The revered Israeli-born chef, restaurateur, and food writer Yotam Ottolenghi has become one of the most influential cookbook authors in the world not just on the strength of his recipes, but also because he thinks of them as a link to the past — as an experiential way to reanimate faded eras through taste, smell, and any other sensations that books, films, and museums can only describe.
Ottolenghi is a connoisseur of context who always insists on highlighting the history in everything we cook, and so when New York’s Metropolitan Museum of Art decided to host an event in the summer of 2018 that would allow its patrons to explore the privilege and power dynamics of Versailles with their mouths, Ottolenghi was a natural pick to lead the operation.
Directed by City of Gold filmmaker Laura Gabbert, Ottolenghi and the Cakes of Versailles offers a mouth-watering, if half-baked, look behind the scenes at how the event came together. Sweeter than it is satisfying, this 75-minute documentary eschews any real sense of conflict in favour of positioning itself as a ruminative slice of edutainment – and really, what more are we asking for at the end of this nightmare of a year?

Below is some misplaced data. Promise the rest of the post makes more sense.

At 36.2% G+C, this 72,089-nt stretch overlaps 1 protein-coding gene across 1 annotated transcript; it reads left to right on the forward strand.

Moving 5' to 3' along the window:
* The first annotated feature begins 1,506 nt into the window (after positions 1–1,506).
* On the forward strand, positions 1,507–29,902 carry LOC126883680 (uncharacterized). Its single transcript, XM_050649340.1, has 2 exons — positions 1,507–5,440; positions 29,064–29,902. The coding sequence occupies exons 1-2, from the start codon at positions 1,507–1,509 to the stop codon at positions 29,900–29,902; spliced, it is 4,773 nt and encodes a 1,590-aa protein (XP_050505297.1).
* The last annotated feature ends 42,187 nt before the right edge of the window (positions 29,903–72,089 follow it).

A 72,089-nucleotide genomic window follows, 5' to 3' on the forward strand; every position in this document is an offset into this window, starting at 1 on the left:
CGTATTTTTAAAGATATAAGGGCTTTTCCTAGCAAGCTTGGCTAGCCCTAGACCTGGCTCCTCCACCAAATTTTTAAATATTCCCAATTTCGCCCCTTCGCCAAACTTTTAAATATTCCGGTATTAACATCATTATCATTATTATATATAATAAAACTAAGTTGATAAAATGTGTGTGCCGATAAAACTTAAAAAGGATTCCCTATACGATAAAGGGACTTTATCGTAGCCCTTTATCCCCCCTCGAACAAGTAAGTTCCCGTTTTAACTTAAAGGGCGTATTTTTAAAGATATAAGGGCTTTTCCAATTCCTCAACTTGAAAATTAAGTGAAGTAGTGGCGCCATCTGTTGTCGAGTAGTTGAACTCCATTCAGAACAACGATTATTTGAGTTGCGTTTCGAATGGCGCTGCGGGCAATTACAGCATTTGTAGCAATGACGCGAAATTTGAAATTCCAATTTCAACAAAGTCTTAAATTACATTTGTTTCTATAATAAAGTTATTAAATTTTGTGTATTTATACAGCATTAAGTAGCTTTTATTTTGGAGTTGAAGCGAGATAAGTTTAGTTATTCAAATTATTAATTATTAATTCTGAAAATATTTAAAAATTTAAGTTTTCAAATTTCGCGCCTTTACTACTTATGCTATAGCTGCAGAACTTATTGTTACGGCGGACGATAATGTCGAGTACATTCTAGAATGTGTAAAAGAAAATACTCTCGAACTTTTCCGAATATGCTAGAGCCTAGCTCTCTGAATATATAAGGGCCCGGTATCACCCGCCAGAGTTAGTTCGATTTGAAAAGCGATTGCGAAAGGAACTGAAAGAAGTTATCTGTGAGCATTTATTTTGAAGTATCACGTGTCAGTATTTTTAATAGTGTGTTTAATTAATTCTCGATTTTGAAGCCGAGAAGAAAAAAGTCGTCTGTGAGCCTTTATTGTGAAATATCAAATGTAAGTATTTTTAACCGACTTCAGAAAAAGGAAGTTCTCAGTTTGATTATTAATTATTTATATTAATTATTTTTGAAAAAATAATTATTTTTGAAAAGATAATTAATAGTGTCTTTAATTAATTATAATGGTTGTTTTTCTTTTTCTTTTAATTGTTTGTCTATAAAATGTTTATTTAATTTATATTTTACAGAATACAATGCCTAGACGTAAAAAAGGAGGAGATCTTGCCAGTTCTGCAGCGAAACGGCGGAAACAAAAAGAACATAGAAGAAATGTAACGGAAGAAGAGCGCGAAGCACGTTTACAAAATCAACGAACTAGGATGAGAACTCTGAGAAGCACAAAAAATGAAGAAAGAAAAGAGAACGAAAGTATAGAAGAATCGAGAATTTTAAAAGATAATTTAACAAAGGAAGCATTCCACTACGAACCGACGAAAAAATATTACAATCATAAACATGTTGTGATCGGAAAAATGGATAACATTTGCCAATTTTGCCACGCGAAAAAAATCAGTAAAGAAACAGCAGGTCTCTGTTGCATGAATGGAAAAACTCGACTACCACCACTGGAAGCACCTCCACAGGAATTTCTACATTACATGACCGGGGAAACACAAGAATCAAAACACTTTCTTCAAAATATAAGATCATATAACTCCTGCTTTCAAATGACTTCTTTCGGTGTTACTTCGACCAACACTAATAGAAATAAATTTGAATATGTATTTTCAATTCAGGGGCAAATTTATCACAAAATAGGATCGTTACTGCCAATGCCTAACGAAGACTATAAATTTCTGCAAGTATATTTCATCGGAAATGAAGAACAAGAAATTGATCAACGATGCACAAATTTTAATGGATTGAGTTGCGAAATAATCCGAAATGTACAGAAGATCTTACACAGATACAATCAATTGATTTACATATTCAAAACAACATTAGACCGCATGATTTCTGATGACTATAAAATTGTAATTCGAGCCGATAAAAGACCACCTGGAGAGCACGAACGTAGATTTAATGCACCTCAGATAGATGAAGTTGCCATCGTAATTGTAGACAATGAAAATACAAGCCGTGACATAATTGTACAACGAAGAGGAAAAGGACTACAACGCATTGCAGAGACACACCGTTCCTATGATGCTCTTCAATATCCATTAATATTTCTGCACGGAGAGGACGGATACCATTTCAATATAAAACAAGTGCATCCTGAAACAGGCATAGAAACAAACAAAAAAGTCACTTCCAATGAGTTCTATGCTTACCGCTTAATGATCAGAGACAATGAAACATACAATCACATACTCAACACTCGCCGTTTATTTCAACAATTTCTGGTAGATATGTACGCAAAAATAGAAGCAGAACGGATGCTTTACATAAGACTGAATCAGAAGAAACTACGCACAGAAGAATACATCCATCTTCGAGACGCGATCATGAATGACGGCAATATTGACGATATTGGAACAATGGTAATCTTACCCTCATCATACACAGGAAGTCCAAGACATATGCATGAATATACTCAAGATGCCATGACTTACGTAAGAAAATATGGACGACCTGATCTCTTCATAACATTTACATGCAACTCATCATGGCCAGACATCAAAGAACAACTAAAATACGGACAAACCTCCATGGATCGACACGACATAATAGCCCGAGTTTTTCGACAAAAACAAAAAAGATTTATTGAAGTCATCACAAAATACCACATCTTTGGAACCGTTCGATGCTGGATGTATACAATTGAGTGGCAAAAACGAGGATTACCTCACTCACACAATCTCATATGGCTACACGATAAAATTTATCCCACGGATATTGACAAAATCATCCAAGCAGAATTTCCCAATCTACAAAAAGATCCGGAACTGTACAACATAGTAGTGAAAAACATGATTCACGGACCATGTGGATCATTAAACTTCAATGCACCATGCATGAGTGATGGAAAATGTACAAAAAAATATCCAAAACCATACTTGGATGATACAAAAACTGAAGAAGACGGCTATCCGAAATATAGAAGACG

The film evolves into an exploration of the symbiotic relationship between money and art, and questions what the visibility of that conspicuous consumption could portend. It does, however, attempt to cram too many narratives and subjects into too short of a running time, which sees it coming across as both overstuffed and oddly undernourished.
It’s not until the cake plates are cleared that Ottolenghi and the Cakes of Versailles directly addresses the elephant in the room, which is where Marie Antoinette and King Louis XVI’s tale ends: at the guillotine. Tremendous inequality led the French to revolt against their 1% who hoarded wealth while the people lacked flour for bread. Manhattan’s shiny skyscrapers loom ominously over this discussion.
Deep into an economic crisis, this notion has a greater impact than Gabbert or the participants could have known at the time. Of course, if your 2020 brain can’t handle the more nuanced aspects of the film then your eyes can simply delight at the aesthetic beauty while your taste-buds tingle.
You will go to Ottolenghi and the Cakes of Versailles for the delectable excess, you’ll stick around for the quiet, cautionary notes between bites.
OUR RATING 7/10